I’m fourteen years old and my Catholic school uniform doesn’t feel like a fantasy. I’m alone at the city bus stop near my house and there’s a chill in the air that has nothing to do with the weather.
“No, thanks,” I say, so polite despite the fear beating in my chest. “My bus is coming.”
“Get in,” he says again, leaning over to open the passenger door. His car is dirty with a stained beige interior, and I want nothing less than to sit in that car.
“My bus is here,” I say, and it is, cruising through the green light before slowing at the sight of me. The timing is too convenient to be believable in film, but an overwhelming relief in reality. He slams the passenger door shut and speeds off.
That was the first day.
He comes back again, and often. He circles his car through the parking lot behind my bus stop, circling me, closing in. The theme from Jaws might seem inappropriately funny in a film, nervous uncomfortable laughter tittering throughout the theater. Instead, I am left with the sounds of a busy road as commuters pass me by, oblivious to the child being stalked by the grown man each morning. The cars fly by, the drivers drinking their coffee, thinking of their upcoming day, listening to the radio. Would they notice me if they heard about me on the radio?
“A high school freshman was abducted at a city bus stop at 44th Street and Camelback Road. Police are searching for her, but there are no leads yet.”
That’s terrible, they’d think as they drove by the last place I was seen. Maybe they’d discuss this news item around the water cooler.
“Did you hear?” their coworker would ask. “Only fourteen, that’s so sad.”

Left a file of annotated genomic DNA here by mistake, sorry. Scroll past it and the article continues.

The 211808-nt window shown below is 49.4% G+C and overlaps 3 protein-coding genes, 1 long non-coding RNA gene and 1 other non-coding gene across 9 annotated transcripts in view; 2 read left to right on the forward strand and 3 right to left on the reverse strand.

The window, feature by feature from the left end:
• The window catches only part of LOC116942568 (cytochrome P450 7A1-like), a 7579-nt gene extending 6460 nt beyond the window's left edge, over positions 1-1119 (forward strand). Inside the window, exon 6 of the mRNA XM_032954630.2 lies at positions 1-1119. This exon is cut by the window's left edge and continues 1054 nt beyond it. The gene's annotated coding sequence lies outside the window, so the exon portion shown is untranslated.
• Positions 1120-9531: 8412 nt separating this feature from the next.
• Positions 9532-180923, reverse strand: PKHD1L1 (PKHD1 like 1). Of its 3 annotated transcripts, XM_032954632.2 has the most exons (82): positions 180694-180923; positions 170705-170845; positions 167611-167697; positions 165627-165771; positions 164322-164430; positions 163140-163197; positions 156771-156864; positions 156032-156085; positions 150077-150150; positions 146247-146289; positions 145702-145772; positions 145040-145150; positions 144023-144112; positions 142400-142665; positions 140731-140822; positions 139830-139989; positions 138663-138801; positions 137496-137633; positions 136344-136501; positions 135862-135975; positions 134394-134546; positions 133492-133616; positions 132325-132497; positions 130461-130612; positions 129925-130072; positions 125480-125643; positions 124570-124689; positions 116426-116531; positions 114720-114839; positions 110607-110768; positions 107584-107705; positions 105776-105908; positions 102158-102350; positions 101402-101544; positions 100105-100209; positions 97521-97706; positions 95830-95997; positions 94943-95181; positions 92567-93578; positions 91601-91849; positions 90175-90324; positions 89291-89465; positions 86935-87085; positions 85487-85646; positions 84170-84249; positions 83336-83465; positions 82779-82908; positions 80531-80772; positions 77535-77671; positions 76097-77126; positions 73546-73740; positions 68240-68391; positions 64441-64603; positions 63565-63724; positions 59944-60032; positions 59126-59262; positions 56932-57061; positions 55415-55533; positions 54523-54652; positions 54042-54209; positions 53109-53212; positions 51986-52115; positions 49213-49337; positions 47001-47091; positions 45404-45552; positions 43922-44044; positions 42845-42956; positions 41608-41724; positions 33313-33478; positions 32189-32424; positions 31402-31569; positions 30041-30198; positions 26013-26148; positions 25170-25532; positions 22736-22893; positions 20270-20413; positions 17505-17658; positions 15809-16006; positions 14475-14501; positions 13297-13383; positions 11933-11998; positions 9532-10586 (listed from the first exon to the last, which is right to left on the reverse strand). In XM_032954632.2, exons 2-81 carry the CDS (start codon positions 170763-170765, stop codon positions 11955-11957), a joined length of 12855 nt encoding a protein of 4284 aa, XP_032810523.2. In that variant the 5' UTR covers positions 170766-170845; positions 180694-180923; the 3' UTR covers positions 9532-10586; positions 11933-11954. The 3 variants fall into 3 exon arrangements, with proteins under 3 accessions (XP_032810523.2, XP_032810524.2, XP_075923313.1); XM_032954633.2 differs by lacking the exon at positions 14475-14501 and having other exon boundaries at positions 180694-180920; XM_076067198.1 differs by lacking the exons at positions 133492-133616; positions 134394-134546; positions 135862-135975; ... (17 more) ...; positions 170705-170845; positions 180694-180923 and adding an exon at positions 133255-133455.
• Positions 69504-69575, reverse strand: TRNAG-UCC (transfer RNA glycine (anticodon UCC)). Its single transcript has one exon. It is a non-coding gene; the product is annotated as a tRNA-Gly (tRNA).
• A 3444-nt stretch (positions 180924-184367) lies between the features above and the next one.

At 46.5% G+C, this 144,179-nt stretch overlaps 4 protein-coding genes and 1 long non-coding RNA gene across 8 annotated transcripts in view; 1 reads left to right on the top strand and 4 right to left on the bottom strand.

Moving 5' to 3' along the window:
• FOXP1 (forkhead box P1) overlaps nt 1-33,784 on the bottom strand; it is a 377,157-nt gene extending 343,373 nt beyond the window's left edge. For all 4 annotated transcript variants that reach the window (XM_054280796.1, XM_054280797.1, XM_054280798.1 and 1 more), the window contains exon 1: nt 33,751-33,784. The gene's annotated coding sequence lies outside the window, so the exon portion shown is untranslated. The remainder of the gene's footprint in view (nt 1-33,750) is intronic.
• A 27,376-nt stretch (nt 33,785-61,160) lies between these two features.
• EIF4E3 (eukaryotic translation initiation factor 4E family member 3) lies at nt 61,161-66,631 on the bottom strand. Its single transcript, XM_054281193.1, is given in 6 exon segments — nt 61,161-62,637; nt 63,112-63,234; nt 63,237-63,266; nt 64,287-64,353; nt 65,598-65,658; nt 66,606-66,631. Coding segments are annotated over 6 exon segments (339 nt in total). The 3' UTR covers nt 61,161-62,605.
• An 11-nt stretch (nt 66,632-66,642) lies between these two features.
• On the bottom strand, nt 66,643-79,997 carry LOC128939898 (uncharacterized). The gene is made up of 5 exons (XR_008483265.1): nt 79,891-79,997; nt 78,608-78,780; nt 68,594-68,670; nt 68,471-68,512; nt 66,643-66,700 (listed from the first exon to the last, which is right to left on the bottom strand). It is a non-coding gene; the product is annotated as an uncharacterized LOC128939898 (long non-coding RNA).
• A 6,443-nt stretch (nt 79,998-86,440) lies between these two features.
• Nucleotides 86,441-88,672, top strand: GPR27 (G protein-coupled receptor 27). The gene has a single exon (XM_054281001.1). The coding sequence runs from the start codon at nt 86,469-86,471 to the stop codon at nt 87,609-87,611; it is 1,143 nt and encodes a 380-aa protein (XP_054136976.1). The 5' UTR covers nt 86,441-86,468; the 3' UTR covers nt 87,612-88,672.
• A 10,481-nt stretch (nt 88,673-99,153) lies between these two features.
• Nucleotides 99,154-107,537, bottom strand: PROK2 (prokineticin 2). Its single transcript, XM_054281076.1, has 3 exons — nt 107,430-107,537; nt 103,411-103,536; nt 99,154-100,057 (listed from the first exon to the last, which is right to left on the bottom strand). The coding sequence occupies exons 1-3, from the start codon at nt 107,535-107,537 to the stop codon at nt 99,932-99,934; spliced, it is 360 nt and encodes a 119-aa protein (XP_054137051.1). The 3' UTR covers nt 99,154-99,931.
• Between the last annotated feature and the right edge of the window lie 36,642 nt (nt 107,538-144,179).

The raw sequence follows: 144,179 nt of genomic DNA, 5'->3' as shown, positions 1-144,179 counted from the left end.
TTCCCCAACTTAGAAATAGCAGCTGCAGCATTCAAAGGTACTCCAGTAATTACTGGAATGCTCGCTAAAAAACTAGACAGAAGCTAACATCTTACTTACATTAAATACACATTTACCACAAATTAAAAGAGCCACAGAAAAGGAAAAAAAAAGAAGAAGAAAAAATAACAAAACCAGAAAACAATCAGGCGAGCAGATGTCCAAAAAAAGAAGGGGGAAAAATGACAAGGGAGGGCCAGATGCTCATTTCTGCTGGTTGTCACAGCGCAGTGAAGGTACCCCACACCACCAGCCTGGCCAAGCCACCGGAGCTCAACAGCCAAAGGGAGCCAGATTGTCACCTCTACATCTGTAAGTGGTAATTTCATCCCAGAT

“I drive by there every day,” they’d say, inserting themselves into the narrative. Suddenly the story would no longer be about me, but about their relation to me, their proximity to my tragedy.
“Did you see anything?” the coworker would asked.
“No, nothing,” they’d say, as if they’d ever noticed me sitting there in my uniform with my pink backpack. Maybe their thoughts would drift to me throughout their workday and they’d imagine what it might’ve been like if they’d seen me. They are the hero in this fantasy, the one who rescued me from a future of violence and death, from having my body discovered in tatters, if at all.
“I was just doing the right thing,” they’d say modestly. “Anyone else would’ve done the same.”
As the days go by, the car drives around my bus stop more slowly, and I try to adjust my schedule. I take an earlier bus. I take a later bus. The man in the car is always there, adapting to my adjustments. Finally, I tell my mother. She buys me a metal rod about six inches long and tells me to jab it in his eye if he comes close. But if he’s close enough for me to reach his eye, I know it’ll already be too late.
“Could you give me a ride to school?” I ask, but I already know the answer will be no. She has to go to work and doesn’t want to drive me all the way to school before having to double back. She likes her morning routine the way it is, doesn’t want to get up earlier than she has to, and this is my problem to solve. Besides, what else do I want from her? She already bought me the metal rod. Her involvement is over.
The next time I see him, I’m waiting with a pen in my hand. I study his license plate and scribble the letters and numbers into the margin of my book. Six letters and numbers I can never forget, even now when I’m decades away from that bus stop. This time the man drives away quickly, likely guessing what I’ve documented. Proof of his presence, evidence that he’s gotten too close to me. He continues to drive past me, but I only know because I carefully watch the cars as they speed past me. Maybe he would’ve grown brave again, maybe he would have started to ease up on the gas pedal again, letting his car coast and slow to turn into the parking lot and circle my stop. I never find out. I never find out because I befriend someone from school who picks me up from that busy road most mornings in their truck. We fly down the road, windows down with the wind in my hair and my pink backpack at my feet. Safe, with that license plate number scratched into the margin of my book.
Just in case.